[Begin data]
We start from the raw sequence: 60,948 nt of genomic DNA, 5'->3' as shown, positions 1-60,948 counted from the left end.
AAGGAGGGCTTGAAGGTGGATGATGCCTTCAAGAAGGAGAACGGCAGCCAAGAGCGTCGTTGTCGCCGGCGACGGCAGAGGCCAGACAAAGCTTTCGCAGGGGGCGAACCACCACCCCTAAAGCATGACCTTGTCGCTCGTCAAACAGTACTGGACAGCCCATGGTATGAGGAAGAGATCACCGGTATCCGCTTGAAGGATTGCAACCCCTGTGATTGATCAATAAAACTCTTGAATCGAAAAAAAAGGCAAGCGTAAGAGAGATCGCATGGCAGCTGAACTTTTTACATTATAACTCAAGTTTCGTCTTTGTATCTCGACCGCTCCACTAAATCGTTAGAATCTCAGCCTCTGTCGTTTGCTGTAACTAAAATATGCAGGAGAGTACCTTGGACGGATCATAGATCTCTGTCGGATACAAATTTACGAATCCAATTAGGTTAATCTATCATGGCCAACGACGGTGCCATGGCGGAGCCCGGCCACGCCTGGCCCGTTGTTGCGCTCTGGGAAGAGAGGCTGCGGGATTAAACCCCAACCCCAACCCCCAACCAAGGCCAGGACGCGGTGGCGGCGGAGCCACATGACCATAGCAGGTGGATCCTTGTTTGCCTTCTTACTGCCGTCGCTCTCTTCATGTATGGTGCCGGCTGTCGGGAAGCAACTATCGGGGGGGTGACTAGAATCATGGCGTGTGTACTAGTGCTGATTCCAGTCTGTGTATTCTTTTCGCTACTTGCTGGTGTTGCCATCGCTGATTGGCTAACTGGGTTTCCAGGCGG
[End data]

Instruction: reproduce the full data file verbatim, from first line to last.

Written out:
We start from the raw sequence: 60,948 nt of genomic DNA, 5'->3' as shown, positions 1-60,948 counted from the left end.
AAGGAGGGCTTGAAGGTGGATGATGCCTTCAAGAAGGAGAACGGCAGCCAAGAGCGTCGTTGTCGCCGGCGACGGCAGAGGCCAGACAAAGCTTTCGCAGGGGGCGAACCACCACCCCTAAAGCATGACCTTGTCGCTCGTCAAACAGTACTGGACAGCCCATGGTATGAGGAAGAGATCACCGGTATCCGCTTGAAGGATTGCAACCCCTGTGATTGATCAATAAAACTCTTGAATCGAAAAAAAAGGCAAGCGTAAGAGAGATCGCATGGCAGCTGAACTTTTTACATTATAACTCAAGTTTCGTCTTTGTATCTCGACCGCTCCACTAAATCGTTAGAATCTCAGCCTCTGTCGTTTGCTGTAACTAAAATATGCAGGAGAGTACCTTGGACGGATCATAGATCTCTGTCGGATACAAATTTACGAATCCAATTAGGTTAATCTATCATGGCCAACGACGGTGCCATGGCGGAGCCCGGCCACGCCTGGCCCGTTGTTGCGCTCTGGGAAGAGAGGCTGCGGGATTAAACCCCAACCCCAACCCCCAACCAAGGCCAGGACGCGGTGGCGGCGGAGCCACATGACCATAGCAGGTGGATCCTTGTTTGCCTTCTTACTGCCGTCGCTCTCTTCATGTATGGTGCCGGCTGTCGGGAAGCAACTATCGGGGGGGTGACTAGAATCATGGCGTGTGTACTAGTGCTGATTCCAGTCTGTGTATTCTTTTCGCTACTTGCTGGTGTTGCCATCGCTGATTGGCTAACTGGGTTTCCAGGCGG